The great Australian Outback: Where is it? How best to explore it? When is the best time to go? How far do you have to travel into the outback, before you’re actually heading back in? Peter Robinson ventures back of Bourke, passed Alice Springs and Uluru through the Kimberley and beyond the black stump to pen The Ultimate Guide to the Australian Outback and more. . .
In the early days of Australian settlement, explorers bravely opened up impassable and inhospitable lands with little more than courage, willpower and the quest for a legacy.
That pioneering spirit laid the groundwork for an enduring Australian psyche in which the notion of outback travel can also be a reality. Even though the massive majority of Australians live clustered in urban centres along the east coast, most of Australia is outback – and perhaps that’s why we go there.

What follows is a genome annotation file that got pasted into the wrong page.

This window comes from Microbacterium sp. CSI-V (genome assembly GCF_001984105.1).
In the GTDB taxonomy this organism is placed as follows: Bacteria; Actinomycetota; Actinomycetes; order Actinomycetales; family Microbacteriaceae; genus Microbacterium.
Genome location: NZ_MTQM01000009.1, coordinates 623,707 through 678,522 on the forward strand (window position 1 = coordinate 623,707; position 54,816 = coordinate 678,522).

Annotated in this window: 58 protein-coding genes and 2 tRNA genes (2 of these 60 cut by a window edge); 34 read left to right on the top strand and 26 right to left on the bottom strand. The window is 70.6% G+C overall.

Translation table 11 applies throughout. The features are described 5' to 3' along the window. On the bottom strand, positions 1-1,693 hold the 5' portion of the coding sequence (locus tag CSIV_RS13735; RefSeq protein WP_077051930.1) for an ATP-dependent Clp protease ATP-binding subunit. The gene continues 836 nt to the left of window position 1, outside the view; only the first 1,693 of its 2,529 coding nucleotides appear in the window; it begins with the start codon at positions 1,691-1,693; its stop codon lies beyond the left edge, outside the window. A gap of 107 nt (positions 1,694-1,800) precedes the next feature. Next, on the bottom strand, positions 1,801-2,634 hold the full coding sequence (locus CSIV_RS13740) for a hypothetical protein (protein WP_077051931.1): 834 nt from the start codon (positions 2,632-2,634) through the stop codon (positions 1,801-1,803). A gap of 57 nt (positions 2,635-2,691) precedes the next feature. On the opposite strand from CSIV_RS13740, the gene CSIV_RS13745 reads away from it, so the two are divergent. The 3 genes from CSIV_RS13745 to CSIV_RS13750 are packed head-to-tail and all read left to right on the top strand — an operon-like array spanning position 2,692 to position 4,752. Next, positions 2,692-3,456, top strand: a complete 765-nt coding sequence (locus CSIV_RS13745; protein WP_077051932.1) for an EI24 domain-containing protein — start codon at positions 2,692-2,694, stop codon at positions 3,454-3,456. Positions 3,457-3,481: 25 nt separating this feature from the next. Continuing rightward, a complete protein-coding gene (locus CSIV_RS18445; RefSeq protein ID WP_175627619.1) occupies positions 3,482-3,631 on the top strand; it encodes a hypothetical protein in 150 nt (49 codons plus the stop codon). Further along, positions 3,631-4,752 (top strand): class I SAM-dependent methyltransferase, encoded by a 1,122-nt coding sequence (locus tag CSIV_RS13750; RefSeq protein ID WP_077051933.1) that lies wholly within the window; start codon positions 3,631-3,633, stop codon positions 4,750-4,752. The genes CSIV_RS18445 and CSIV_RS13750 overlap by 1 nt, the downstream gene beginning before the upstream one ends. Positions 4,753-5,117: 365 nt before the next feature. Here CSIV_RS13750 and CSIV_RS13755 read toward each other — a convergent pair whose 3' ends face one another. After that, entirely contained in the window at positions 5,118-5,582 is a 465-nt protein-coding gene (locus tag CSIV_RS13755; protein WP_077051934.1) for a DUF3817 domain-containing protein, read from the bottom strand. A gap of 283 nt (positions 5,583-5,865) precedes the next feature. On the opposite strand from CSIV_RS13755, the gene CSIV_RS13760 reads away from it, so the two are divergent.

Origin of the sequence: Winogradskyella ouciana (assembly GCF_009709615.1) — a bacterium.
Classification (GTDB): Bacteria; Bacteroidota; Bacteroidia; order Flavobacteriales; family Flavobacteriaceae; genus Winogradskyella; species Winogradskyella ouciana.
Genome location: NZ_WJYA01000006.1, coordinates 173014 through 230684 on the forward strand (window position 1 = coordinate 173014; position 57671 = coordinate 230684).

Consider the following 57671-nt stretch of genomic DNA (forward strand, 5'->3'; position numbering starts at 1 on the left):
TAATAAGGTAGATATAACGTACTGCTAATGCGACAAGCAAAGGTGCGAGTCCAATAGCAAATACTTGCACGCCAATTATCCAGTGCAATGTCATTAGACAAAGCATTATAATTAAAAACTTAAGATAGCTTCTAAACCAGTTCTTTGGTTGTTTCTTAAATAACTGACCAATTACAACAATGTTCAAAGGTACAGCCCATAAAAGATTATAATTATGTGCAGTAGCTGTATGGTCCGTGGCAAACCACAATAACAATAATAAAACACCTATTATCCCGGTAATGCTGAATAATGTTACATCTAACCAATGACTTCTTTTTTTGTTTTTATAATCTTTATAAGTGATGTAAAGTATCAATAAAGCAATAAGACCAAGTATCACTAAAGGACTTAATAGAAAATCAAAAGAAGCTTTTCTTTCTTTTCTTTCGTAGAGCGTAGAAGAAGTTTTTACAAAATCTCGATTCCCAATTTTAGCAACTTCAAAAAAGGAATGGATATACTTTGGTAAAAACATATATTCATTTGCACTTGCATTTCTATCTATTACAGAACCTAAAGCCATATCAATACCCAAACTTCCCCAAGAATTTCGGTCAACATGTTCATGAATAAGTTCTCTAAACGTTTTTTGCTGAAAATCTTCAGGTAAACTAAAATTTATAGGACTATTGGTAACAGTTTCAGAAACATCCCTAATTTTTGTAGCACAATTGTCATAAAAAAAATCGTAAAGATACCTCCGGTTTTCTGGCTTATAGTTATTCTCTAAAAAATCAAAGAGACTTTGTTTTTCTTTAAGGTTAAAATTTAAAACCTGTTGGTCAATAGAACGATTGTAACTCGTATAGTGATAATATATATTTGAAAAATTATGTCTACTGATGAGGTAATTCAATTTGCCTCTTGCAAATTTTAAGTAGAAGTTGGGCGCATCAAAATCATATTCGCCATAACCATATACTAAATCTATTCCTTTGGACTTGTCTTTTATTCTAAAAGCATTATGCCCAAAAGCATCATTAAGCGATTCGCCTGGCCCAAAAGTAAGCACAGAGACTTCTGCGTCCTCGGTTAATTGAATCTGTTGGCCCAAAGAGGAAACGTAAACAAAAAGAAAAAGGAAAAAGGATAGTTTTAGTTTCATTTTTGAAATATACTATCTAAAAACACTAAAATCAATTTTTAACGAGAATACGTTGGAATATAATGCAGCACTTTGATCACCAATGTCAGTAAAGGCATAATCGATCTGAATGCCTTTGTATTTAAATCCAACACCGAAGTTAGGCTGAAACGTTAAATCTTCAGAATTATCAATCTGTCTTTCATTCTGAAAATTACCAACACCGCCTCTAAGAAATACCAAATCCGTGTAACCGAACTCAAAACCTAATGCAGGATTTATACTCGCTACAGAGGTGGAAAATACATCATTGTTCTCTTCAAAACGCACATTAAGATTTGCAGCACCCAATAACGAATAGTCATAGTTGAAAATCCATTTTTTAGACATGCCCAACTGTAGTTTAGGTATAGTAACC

The challenges of the Australian outback remain, subdued perhaps, yet somehow unchanged. Out there, near Alice Springs, next to Uluru and on the Kimberley’s Gibb River Rd the seasons make more sense. Colours seem more vibrant and the heat will uplift rather than oppress.
Despite, or perhaps because of, the hardships and the inherent loneliness of the vast, wide-open spaces, its challenges are rewarding and its people are welcoming, making every journey a memorable one.